The Slovenia Times

Impairments, provisions continue to raise banks' profit


Ljubljana - Banks in Slovenia generated a pre-tax profit of EUR 372.5 million in the first nine months of 2021, down 10.5% compared to the same period last year, when re-tax profit benefited from a merger of two banks. Profit was relatively high, but mainly due to the net released impairments and provisions, the central bank said on Tuesday.

If impairments and provisions were close to the long-term average, the profit would be only a third of what it is now.

"The sustainability of profit generated by banks thus remains uncertain in the future," Banka Slovenije said in its latest report on banks' performance.

The net released impairments and provisions totalled EUR 48 million, compared to EUR 109 million in the same period last year.

Taking the long-term average of net impairments and provisions in total assets into account, the pre-tax return on equity would be only about a third of what it is.

With net interest falling and banks' earnings stagnating, it should be noted that achieving relatively high profit is not sustainable, as it will be difficult to maintain them at this level, the central bank warned.

In September, total assets of the Slovenian banking system decreased by EUR 316 million to EUR 47.5 billion. But it was up 9% year-on-year.

The annual growth in loans to the non-bank sector remained at 2.8% in September. The increase was driven mainly by loans to households. Since turning positive at the end of the first quarter, growth in these loans has been gradually picking up, to 3.2% year-on-year in September.

The central bank attributes this mainly to an increase in housing loans, which were up by 8.1% year-on-year in September to EUR 63.7 million.

The decline in consumer loans continued in September, when their volume was down 6.2% compared to than last year.

The number of new consumer loans deals this year is similar to last year's but the drop is mainly due to repayment flow from the past, when this type of lending was significantly above the average.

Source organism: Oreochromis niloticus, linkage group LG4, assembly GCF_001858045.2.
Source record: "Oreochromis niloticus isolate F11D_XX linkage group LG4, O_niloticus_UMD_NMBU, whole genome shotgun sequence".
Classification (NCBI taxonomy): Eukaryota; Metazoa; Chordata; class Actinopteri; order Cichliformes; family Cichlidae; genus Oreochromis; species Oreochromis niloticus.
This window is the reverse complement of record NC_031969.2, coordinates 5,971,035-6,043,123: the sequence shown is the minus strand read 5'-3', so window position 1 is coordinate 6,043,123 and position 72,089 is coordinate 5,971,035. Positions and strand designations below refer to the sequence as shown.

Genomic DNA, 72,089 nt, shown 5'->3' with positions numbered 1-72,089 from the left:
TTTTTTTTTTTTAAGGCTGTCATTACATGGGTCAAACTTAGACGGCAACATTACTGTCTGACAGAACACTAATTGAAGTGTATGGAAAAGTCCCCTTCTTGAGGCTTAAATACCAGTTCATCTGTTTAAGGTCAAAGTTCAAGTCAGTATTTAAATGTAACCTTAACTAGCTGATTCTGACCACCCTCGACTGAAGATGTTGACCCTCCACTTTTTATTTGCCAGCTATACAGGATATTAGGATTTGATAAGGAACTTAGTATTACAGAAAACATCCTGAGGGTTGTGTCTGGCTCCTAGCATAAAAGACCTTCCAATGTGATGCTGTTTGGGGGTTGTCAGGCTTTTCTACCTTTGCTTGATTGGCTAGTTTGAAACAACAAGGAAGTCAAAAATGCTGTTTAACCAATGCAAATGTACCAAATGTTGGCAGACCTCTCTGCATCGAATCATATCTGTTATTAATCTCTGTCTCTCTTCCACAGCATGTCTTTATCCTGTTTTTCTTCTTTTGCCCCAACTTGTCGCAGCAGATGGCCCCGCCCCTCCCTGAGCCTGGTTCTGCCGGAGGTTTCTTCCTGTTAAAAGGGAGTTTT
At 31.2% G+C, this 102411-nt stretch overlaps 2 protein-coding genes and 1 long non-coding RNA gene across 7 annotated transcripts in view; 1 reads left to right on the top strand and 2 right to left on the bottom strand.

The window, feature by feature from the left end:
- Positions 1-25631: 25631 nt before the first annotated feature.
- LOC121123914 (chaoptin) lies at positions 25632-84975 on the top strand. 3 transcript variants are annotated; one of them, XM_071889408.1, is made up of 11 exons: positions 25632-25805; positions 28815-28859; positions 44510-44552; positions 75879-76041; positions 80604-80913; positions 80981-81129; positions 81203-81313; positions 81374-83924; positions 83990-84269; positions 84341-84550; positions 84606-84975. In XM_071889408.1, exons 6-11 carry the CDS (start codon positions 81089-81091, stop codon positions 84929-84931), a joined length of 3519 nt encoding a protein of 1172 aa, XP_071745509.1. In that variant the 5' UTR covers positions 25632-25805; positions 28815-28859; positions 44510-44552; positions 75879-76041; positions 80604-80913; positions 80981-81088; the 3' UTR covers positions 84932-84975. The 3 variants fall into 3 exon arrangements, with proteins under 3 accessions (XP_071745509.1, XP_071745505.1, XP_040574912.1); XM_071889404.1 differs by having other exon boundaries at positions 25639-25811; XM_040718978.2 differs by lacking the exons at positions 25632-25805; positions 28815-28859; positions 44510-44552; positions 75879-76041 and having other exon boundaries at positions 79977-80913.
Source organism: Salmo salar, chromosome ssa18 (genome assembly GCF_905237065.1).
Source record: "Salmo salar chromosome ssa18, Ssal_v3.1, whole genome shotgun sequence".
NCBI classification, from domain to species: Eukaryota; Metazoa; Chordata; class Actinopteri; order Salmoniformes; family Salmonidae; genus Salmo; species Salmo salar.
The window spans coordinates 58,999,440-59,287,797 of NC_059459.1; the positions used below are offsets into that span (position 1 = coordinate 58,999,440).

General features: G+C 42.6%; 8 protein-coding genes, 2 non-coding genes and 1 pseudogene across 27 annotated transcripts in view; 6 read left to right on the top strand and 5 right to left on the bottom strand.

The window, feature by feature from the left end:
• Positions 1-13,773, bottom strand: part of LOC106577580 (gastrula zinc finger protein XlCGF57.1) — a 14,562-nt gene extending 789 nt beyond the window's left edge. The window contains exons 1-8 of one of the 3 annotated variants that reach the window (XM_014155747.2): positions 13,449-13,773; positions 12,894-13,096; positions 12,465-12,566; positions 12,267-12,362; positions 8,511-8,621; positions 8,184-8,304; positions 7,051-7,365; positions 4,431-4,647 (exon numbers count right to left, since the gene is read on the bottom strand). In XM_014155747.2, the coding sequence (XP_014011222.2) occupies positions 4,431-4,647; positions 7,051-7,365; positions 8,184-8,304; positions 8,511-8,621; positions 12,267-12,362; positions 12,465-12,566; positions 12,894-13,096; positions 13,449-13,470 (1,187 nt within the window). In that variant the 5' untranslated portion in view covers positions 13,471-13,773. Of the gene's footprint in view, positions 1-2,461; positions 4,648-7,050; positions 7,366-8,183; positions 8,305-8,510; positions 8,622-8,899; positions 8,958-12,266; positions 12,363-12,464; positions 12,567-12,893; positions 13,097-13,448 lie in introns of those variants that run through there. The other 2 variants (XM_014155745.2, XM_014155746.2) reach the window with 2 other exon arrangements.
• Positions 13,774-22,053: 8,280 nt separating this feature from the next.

Lending to businesses remained weak, although lending to non-financial corporations in September slightly exceeded last year's figures. Loans to non-financial corporations grew by 0.6% year-on-year, with a net increase of EUR 29.8 million in September.

The rise in the share of non-performing loans continued in September in the same areas as in previous months, while the total exposure remained at the August level of 1.3%.

In the hospitality sector, the share reached 12.6%, while in consumer loans it remained at 3.7%.

Among the sources of funding for the banking system, deposits from the non-banking sector increased by EUR 50 million in September, while their year-on-year growth declined to 9.3%.

The year-on-year growth in deposits of non-financial corporations stood at 10.5% and of households at 9.3% and was still well above the pre-epidemic growth.

Net interest revenue continued to decline, but it is approaching last year's figures. The net interest margin is declining. In September, it stood at 1.43% for the last year.

Net non-interest revenue was about 33% lower than in the same period last year, mainly due to the merger of two banks last year. Without the merger, it would have been slightly above last year's figures.

Net income from fees and commissions maintained its relatively high growth of 14.7%, similar as in previous months.

The banking system remains solid in terms of capital and liquidity. The capital adequacy ratio on a consolidated basis stood at 18.5% at the end of the second quarter, below the euro area average, while the CET1 ratio exceeded it at 17%. Liquidity ratios also remained high, despite a slight drop in September.


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